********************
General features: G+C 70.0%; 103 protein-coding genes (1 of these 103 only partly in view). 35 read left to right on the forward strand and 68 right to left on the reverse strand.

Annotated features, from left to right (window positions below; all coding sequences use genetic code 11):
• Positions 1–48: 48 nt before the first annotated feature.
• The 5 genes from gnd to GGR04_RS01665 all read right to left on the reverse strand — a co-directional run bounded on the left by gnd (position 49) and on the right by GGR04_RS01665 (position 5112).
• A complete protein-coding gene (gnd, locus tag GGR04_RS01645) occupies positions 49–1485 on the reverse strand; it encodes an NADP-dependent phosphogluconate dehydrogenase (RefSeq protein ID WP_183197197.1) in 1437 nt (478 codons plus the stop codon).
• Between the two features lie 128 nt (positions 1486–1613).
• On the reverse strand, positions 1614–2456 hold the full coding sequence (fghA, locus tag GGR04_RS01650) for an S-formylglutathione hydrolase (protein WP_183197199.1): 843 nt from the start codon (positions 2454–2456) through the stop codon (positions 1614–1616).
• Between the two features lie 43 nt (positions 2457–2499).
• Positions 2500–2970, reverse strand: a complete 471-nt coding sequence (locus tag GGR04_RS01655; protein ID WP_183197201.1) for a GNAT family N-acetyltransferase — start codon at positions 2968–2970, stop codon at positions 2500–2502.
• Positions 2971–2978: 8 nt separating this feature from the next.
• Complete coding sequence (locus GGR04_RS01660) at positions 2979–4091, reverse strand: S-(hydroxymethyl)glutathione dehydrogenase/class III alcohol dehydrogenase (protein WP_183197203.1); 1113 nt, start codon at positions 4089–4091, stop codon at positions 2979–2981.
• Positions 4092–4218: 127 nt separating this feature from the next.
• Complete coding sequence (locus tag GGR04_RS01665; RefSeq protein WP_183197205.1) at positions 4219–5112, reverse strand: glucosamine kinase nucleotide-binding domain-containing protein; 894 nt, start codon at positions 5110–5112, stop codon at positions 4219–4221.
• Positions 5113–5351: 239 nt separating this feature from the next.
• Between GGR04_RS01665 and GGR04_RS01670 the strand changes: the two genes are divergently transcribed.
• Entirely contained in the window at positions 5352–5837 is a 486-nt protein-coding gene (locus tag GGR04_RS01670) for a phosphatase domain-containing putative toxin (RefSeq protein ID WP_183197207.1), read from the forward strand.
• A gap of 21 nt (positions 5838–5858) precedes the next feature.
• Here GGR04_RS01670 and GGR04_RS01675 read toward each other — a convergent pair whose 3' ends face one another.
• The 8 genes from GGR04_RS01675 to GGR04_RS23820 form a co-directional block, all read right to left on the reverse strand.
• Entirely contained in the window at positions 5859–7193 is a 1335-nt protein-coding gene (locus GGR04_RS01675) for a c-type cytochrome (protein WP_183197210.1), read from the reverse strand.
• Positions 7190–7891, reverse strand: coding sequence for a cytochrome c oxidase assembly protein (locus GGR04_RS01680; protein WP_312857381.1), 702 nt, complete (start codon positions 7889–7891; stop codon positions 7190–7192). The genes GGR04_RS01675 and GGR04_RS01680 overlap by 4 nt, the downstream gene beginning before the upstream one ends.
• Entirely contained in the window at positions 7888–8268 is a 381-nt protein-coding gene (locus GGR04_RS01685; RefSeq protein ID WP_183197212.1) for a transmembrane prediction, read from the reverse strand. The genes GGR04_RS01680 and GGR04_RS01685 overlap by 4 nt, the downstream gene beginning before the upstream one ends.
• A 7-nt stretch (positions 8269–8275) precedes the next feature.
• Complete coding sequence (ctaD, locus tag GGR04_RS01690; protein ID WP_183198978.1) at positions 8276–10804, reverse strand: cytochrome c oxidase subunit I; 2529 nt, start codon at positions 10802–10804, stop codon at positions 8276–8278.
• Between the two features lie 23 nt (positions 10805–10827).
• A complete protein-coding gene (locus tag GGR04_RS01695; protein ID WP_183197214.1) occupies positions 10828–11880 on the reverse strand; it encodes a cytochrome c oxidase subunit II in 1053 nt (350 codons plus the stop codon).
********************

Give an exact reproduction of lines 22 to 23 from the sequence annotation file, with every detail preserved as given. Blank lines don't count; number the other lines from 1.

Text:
• Entirely contained in the window at positions 7888–8268 is a 381-nt protein-coding gene (locus GGR04_RS01685; RefSeq protein ID WP_183197212.1) for a transmembrane prediction, read from the reverse strand. The genes GGR04_RS01680 and GGR04_RS01685 overlap by 4 nt, the downstream gene beginning before the upstream one ends.
• A 7-nt stretch (positions 8269–8275) precedes the next feature.